19. KeiyaA, "Hvnli"
Rising singer KeiyaA emerged this year with Forever, Ya Girl, an introspective, intimate debut record that distills longing and pain into sublime, homespun R&B. "Gone for so long, I prefer to spend time alone with my pain / Gone for so long, I can barely recall the last my phone rang," she sweetly croons on "Hvnli," over distorted synths that sound like they're playing from another room. Similarly, the song itself echoes a similar feeling—being so close in proximity but divided.
18. Kehlani, "Toxic"
Kehlani is no stranger to songs about heartache and tainted romances. Her latest release, It Was Good Until It Wasn't, comes stacked with rebuttals to the men who've wronged her: "I get real accountable when I'm alone," she kisses off on "Toxic," as if to say indulging in this love is mutually exclusive from her responsibilities. "You're a damn drug, you're toxic." Backed by 808s and a nocturnal jam that wouldn't sound out of place on Rihanna's ANTI, "Toxic" is a catalyst for remembering all the good relationships gone sour.
17. Lido Pimienta, "Te Queria"
Blending pop with Latin influences, the music of Colombian-Canadian musician Lido Pimienta boasts a sense of triumph. Her new album's title, Miss Columbia, is a reference to Steve Harvey's blunder at the 2015 Miss Universe Pageant, and the album similarly feels like she's taking back the crown. One of its highlights, "Te Queria," brims with relief and an optimistic outlook after escaping a dark relationship. Translated from Spanish, she sings: "I planted the seeds here and watered the ones you planted / You were never without me, but today I am relaxed," as a cumbia-like beat ushers in a new chapter.
16. Medhane, "I'm Deadass"
Medhane's raps unravel like an organized stream of consciousness. Over a muffled horn loop, "I'm Deadass" swirls together his past, present, and future without ever compromising Medhane's sharp delivery. Clocking in at less than two minutes, it allots just enough time to lure you in, inviting you to think about your own future beside him.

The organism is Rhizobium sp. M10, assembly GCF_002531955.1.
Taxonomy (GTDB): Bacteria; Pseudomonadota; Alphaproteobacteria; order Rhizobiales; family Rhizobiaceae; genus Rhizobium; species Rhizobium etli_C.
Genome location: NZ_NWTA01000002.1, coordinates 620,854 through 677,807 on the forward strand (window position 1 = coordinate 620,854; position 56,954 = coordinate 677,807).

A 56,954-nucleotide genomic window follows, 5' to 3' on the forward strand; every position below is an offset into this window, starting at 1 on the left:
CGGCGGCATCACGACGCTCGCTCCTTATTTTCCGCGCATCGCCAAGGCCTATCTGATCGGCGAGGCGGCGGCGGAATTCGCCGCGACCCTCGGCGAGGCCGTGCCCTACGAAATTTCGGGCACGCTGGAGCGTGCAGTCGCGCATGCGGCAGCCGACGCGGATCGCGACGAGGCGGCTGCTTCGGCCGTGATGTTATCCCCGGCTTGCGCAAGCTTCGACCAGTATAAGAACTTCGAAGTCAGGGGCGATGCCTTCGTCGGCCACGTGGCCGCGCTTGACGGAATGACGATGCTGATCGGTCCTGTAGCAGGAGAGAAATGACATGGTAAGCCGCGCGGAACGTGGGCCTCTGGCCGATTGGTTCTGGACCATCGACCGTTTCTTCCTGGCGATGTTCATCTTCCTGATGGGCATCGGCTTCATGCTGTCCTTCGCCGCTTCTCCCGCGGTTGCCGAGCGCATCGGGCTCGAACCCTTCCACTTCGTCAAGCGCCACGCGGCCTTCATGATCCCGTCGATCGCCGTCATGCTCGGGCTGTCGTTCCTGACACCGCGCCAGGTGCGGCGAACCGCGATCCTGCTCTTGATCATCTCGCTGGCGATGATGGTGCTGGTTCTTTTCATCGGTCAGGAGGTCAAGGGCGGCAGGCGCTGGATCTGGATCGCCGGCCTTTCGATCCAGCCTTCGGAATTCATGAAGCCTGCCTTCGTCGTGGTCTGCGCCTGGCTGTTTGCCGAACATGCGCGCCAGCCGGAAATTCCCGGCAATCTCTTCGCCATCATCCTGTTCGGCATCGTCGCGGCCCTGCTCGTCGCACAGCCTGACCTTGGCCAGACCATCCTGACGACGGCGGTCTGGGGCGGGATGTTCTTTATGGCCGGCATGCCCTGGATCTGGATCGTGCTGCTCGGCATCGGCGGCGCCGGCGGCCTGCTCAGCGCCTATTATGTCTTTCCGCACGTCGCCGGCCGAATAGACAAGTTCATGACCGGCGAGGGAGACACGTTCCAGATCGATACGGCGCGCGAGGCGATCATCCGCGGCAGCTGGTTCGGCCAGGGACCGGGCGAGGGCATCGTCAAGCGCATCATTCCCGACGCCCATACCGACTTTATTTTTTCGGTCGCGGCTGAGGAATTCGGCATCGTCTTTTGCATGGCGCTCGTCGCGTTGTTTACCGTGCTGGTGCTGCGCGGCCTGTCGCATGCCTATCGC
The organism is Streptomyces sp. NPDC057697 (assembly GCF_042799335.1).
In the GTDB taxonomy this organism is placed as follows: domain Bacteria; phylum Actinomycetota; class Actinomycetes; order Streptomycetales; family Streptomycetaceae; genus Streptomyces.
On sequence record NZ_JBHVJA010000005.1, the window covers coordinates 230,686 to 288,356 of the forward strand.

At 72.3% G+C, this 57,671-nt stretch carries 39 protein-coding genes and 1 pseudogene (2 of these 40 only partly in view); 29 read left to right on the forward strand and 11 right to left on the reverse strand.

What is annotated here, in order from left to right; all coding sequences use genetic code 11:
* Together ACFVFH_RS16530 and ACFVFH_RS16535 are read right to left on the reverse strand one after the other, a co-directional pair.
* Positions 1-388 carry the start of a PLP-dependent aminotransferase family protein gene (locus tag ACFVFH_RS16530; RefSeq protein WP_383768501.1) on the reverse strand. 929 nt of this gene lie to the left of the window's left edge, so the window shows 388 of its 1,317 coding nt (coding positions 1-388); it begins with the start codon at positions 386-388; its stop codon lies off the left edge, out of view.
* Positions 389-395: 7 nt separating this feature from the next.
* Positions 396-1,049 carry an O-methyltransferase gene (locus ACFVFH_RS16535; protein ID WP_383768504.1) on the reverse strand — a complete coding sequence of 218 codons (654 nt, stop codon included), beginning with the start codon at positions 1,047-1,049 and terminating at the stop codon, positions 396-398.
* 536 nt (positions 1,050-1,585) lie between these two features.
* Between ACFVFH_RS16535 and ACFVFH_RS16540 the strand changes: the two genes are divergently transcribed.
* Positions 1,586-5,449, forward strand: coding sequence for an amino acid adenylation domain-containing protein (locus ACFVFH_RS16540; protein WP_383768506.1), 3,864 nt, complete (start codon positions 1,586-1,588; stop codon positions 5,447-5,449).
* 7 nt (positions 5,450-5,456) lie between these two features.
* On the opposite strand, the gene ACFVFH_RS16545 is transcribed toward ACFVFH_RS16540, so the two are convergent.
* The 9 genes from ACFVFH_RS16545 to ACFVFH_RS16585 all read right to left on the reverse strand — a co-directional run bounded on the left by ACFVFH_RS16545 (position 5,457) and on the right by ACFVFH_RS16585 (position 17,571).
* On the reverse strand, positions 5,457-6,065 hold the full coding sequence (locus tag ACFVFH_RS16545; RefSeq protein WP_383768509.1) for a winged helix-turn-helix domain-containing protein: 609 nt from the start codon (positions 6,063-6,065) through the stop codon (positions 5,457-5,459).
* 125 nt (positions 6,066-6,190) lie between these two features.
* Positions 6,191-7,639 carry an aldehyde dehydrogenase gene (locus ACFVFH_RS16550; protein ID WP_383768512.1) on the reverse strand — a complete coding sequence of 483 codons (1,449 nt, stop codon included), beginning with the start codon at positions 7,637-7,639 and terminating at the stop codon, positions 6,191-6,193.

15. Perfume Genius, "Jason"
Mike Hadreas recalls leaving a hookup 15 years ago and thinking, "That was a song." His music of Perfume Genius often explores the facets of queer relationships, and "Jason" depicts his most memorable one-night stand to date that just so happens to have been with a straight man. "I was proud to seem warm and mothering just for a night," he sings, letting himself serve as a means for his partner's exploration.
14. Porridge Radio, "Sweet"
"My mum says that I look like a nervous wreck / Because I bite my nails right down to the flesh," Dana Margolin sings in the opening lines of "Sweet," perhaps the most evocative song yet from rock band Porridge Radio. Depicting a relationship between a mother and daughter, "Sweet" imparts the rage and anxiety that come from strained relationships. Among it all, though, Margolin ultimately wants to do right by her family and wants to be perceived positively. "I am charming, I am sweet / And she will love me when she meets me," she repeats, as though convincing herself.
13. Shamir, "On My Own"
When relationships dissolve, sometimes the loneliness that follows provides a surprising sense of relief. With the pop-rock hybrid "On My Own," Philadelphia musician Shamir details the aftermath of a breakup through an introvert's lens; "I refuse to f*cking suffer / Just to feel whole," he sings. "I don't mind to live all on my own / And I never did." There's a sense of assurance in his words, as the track provides a subtle reminder that being alone is always better than sticking it out in a doomed romance.